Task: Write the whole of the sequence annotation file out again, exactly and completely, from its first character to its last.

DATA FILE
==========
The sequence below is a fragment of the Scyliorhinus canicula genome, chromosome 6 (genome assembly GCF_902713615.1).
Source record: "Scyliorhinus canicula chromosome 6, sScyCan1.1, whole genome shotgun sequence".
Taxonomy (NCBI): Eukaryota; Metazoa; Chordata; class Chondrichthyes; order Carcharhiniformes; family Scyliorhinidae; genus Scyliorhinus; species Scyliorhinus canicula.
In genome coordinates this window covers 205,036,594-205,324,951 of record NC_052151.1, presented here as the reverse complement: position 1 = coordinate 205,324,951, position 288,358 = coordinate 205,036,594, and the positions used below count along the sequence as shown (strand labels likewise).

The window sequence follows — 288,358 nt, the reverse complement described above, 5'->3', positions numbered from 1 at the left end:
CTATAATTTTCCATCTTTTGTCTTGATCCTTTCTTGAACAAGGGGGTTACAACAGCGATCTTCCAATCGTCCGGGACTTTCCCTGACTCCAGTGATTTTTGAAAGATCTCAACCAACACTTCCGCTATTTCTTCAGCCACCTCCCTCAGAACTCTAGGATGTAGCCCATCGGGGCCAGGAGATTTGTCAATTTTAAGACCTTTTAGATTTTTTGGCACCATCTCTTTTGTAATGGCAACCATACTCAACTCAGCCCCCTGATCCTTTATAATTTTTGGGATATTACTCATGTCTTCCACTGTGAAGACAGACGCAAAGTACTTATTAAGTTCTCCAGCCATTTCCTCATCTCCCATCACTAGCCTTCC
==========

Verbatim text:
The sequence below is a fragment of the Scyliorhinus canicula genome, chromosome 6 (genome assembly GCF_902713615.1).
Source record: "Scyliorhinus canicula chromosome 6, sScyCan1.1, whole genome shotgun sequence".
Taxonomy (NCBI): Eukaryota; Metazoa; Chordata; class Chondrichthyes; order Carcharhiniformes; family Scyliorhinidae; genus Scyliorhinus; species Scyliorhinus canicula.
In genome coordinates this window covers 205,036,594-205,324,951 of record NC_052151.1, presented here as the reverse complement: position 1 = coordinate 205,324,951, position 288,358 = coordinate 205,036,594, and the positions used below count along the sequence as shown (strand labels likewise).

The window sequence follows — 288,358 nt, the reverse complement described above, 5'->3', positions numbered from 1 at the left end:
CTATAATTTTCCATCTTTTGTCTTGATCCTTTCTTGAACAAGGGGGTTACAACAGCGATCTTCCAATCGTCCGGGACTTTCCCTGACTCCAGTGATTTTTGAAAGATCTCAACCAACACTTCCGCTATTTCTTCAGCCACCTCCCTCAGAACTCTAGGATGTAGCCCATCGGGGCCAGGAGATTTGTCAATTTTAAGACCTTTTAGATTTTTTGGCACCATCTCTTTTGTAATGGCAACCATACTCAACTCAGCCCCCTGATCCTTTATAATTTTTGGGATATTACTCATGTCTTCCACTGTGAAGACAGACGCAAAGTACTTATTAAGTTCTCCAGCCATTTCCTCATCTCCCATCACTAGCCTTCC